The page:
random selection is made of the type of augmentation per image. For example, if one specifies rotation, zoom and horizontal flip, then each time an image is augmented a random choice is
made between the three.

### Managing Datasets (Persistent Storage)

Image datasets which have been transformed into machine learning ready data can be stored and managed in persistent storage, using the HDF5 filesystem format. The following can be done:

1. Save transformed images into storage (bulk or streamed).
2. Load transformed images from storage (bulk or streamed).
3. Apply new transformations (e.g., convert to gray scale, flatten, change size, etc).
4. Combine collections (classes) of images.

*Save to Persistent Storage*

A transformed image dataset (i.e., collection) can be saved to, and subsequently retrieved from, persistent storage with the `config` setting `store`. When specified, the transformed
(machine learning ready data) image dataset, along with associated metadata, is stored to HDF5 storage. Within the HDF5 storage, each class (label) of data is compacted and indexed into a contiguous volume within the HDF5 storage for subsequent fast retrieval.

```python
# store the transformed image dataset into HDF5 storage
images = Images(..., config=['store'])
```

If the image dataset is too large to hold the entire dataset in memory, the images can alternatively be processed one at a time and streamed into the HDF5 storage. In this mode, the
process only consumes memory resources for a single image. The stream mode is invoked when the `config` setting `stream` is specified.

```python
# stream (store) the transformed image dataset into HDF5 storage
images = Images(..., config=['stream'])
```

*Load from Persistent Storage*

The `load()` method of the `Images` class will retrieve (load) a collection of transformed (machine learning ready data) images, and associated metadata, from persistent storage. Once loaded, the collection can then be feed to a neural network for training.

```python
# load a previously preprocessed collection of images
images = Images()
images.load('cats_n_dogs')

# load into a neural network
images.split = 0.1, 112
X_train, X_test, Y_train, Y_test = images.split
```

*Apply Transforms*

After a transformed image dataset has been loaded from persistent storage, one can further re-transform the dataset to match the input requirements of another neural network, without reprocessing the original image data. The re-transforms are supported as setter properties of the `Images` class:

- `gray` : Converting to Grayscale
- 'flatten`: Flattening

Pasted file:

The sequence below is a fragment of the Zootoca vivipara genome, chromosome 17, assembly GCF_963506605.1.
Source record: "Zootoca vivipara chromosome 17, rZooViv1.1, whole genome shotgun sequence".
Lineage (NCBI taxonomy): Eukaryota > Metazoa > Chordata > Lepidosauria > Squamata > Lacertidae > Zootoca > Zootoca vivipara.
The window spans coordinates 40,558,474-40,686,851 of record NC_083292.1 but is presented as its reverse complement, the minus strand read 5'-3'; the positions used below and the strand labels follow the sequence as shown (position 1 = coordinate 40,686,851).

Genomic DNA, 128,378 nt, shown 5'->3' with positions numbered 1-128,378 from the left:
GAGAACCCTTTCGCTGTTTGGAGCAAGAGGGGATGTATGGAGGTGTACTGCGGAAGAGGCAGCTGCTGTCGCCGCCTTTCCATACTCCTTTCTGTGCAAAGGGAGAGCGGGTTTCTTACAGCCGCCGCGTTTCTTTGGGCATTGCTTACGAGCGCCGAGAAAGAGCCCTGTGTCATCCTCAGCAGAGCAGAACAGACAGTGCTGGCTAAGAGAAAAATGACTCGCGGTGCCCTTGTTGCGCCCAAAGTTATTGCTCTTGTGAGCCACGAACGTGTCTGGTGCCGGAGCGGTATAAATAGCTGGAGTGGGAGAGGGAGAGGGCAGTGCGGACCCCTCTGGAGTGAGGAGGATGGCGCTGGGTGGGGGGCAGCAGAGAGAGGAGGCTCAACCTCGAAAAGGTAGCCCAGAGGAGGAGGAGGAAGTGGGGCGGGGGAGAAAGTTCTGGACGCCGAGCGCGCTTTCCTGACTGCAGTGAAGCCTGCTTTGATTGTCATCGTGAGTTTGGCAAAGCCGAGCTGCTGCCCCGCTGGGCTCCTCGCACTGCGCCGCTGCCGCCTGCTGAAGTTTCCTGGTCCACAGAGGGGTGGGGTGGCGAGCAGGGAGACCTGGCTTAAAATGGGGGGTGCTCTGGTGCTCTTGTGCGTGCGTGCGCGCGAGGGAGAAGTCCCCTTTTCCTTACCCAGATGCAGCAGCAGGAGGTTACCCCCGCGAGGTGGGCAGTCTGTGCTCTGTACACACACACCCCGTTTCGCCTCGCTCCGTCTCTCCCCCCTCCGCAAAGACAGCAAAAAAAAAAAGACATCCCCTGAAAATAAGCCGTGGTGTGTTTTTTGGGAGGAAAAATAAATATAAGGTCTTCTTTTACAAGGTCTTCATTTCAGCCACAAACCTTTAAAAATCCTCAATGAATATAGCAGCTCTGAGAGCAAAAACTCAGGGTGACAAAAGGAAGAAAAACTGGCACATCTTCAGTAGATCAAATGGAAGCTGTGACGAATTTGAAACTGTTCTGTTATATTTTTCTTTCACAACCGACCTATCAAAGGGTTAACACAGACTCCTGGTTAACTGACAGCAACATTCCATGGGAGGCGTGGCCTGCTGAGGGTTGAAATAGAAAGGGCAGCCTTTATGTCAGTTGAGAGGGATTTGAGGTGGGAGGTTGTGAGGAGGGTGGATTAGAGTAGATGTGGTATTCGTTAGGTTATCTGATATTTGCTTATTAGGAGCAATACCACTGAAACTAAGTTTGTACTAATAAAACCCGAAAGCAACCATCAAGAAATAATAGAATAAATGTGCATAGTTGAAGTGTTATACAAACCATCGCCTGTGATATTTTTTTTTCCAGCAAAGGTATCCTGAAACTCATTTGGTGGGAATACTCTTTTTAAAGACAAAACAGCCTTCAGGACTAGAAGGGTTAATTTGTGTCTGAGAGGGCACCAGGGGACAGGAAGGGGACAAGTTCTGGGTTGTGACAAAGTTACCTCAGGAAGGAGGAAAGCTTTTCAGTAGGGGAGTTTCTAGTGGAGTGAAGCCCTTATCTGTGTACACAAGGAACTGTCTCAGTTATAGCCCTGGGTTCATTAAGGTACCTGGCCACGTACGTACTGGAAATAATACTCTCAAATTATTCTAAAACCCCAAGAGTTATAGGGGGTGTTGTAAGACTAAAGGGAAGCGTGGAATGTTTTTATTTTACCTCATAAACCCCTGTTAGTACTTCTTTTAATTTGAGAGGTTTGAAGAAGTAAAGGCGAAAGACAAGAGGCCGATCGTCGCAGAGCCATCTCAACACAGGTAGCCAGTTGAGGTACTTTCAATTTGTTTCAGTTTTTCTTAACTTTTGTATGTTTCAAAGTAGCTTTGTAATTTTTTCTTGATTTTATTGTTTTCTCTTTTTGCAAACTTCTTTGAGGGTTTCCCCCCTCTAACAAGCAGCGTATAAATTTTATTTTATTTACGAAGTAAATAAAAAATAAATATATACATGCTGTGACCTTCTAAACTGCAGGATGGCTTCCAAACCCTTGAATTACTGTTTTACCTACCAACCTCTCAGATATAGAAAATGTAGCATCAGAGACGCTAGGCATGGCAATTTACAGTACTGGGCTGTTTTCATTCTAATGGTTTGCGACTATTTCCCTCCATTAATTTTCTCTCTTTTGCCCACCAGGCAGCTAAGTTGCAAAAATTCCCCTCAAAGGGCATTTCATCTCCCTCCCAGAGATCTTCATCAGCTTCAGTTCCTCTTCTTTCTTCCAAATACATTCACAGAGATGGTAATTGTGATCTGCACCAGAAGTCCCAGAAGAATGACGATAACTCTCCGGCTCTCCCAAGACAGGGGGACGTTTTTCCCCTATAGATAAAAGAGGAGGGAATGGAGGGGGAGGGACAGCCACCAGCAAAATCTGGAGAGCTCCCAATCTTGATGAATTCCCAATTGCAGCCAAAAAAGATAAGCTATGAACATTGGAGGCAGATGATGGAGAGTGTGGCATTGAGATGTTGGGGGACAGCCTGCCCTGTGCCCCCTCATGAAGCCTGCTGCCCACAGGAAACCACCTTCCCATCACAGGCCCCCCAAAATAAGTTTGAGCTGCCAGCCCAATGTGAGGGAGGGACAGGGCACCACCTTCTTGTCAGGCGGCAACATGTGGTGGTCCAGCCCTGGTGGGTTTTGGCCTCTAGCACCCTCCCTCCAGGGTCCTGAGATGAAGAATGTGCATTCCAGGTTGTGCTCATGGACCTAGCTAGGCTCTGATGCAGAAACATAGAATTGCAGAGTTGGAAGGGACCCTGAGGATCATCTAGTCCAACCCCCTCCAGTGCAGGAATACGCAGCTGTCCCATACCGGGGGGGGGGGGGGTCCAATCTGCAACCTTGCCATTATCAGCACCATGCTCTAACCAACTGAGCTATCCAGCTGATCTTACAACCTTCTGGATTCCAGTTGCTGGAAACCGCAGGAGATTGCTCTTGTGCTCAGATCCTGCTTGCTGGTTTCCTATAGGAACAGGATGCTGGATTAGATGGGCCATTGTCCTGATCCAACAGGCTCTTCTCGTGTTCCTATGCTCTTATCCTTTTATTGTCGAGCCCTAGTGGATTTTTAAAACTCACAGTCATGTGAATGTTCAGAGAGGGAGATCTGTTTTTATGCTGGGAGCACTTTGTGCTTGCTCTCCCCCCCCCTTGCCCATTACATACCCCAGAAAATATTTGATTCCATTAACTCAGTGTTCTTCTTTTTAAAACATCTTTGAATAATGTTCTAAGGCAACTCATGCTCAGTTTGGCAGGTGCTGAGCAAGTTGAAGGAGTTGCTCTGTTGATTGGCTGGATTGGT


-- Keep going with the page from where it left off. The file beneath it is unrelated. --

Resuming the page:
- 'resize` : Resizing

```python
# load a previously preprocessed collection of images
images.load('cats_n_dogs')
# resize the transformed images to 96 x 96 (height vs. width)
images.resize = (96, 96)
```

*Combining Collections*

Existing collections in persistent storage can be combined into a single new collection using the overridden `+=` operator. When combined, the label assignment is reassigned. For example,
if both collections are a single class with both having the respective value 0 for the class, in the combined version, one class will be 0 and the other 1.

```python
cats = Images(name='cats', dataset=..., ...)
print(cats.class) # will output: {'cats': 0}

dogs = Images(name='dogs', dataset=..., ...)
print(dogs.class) # will output: {'dogs': 0}

cats += dogs
print(cats.class) # will output: {'cats': 0, 'dogs': 1}
```

## Reference

## Testing

The **Gap** framework is developed using Test Driven Development methodology. The automated unit tests for the framework use pytest, which is a xUnit style form of testing (e.g., jUnit, nUnit, jsUnit, etc).

#### Installation and Documentation

The pytest application can be installed using pip:

pip install pytest

Online documentation for [pytest](https://docs.pytest.org)

#### Execution

The following are the pre-built automated unit tests, which are located under the subdirectory tests:

image_test.py # Tests the Image and Images Class in the Vision Module

The automated tests are executed as follows:

1. From directory root enter `cd tests`

2. Tests can be run by:

pytest -v image_test.py

#### Code Coverage

Information on the percent of code that is covered (and what source lines not covered) by the automated tests is obtained using pytest-cov. This version of pytest is installed using pip:

pip install pytest-cov

1. From directory root enter `cd tests`

2. To run tests with coverage:

pytest --cov=gapcv.vision image_test.py

Statements=1363, Missed=67, Percent Covered: 95%